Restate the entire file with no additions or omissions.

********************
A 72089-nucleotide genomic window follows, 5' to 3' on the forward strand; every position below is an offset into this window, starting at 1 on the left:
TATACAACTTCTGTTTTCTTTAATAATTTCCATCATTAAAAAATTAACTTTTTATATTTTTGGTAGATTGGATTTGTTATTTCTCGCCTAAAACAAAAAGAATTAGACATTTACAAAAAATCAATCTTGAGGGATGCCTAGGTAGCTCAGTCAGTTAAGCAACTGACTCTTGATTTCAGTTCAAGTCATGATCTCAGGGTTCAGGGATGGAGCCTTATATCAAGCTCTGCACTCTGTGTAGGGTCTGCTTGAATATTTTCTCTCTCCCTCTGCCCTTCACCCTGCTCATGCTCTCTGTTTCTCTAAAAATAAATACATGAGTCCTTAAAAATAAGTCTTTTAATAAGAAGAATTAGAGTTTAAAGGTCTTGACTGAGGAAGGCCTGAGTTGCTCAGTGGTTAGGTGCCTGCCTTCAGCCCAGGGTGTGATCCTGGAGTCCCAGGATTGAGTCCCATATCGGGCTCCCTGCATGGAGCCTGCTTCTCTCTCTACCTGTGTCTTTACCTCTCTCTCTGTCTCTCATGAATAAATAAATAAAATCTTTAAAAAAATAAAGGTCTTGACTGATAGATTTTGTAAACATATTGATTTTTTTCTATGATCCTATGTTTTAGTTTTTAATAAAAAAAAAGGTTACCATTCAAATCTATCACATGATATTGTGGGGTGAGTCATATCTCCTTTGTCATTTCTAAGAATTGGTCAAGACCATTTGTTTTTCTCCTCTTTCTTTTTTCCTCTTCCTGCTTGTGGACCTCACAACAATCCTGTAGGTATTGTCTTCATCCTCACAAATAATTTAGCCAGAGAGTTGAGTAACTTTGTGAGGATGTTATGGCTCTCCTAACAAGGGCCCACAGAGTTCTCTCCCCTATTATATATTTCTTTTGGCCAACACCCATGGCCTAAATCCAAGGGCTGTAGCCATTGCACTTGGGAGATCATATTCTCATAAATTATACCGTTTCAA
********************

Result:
A 72089-nucleotide genomic window follows, 5' to 3' on the forward strand; every position below is an offset into this window, starting at 1 on the left:
TATACAACTTCTGTTTTCTTTAATAATTTCCATCATTAAAAAATTAACTTTTTATATTTTTGGTAGATTGGATTTGTTATTTCTCGCCTAAAACAAAAAGAATTAGACATTTACAAAAAATCAATCTTGAGGGATGCCTAGGTAGCTCAGTCAGTTAAGCAACTGACTCTTGATTTCAGTTCAAGTCATGATCTCAGGGTTCAGGGATGGAGCCTTATATCAAGCTCTGCACTCTGTGTAGGGTCTGCTTGAATATTTTCTCTCTCCCTCTGCCCTTCACCCTGCTCATGCTCTCTGTTTCTCTAAAAATAAATACATGAGTCCTTAAAAATAAGTCTTTTAATAAGAAGAATTAGAGTTTAAAGGTCTTGACTGAGGAAGGCCTGAGTTGCTCAGTGGTTAGGTGCCTGCCTTCAGCCCAGGGTGTGATCCTGGAGTCCCAGGATTGAGTCCCATATCGGGCTCCCTGCATGGAGCCTGCTTCTCTCTCTACCTGTGTCTTTACCTCTCTCTCTGTCTCTCATGAATAAATAAATAAAATCTTTAAAAAAATAAAGGTCTTGACTGATAGATTTTGTAAACATATTGATTTTTTTCTATGATCCTATGTTTTAGTTTTTAATAAAAAAAAAGGTTACCATTCAAATCTATCACATGATATTGTGGGGTGAGTCATATCTCCTTTGTCATTTCTAAGAATTGGTCAAGACCATTTGTTTTTCTCCTCTTTCTTTTTTCCTCTTCCTGCTTGTGGACCTCACAACAATCCTGTAGGTATTGTCTTCATCCTCACAAATAATTTAGCCAGAGAGTTGAGTAACTTTGTGAGGATGTTATGGCTCTCCTAACAAGGGCCCACAGAGTTCTCTCCCCTATTATATATTTCTTTTGGCCAACACCCATGGCCTAAATCCAAGGGCTGTAGCCATTGCACTTGGGAGATCATATTCTCATAAATTATACCGTTTCAA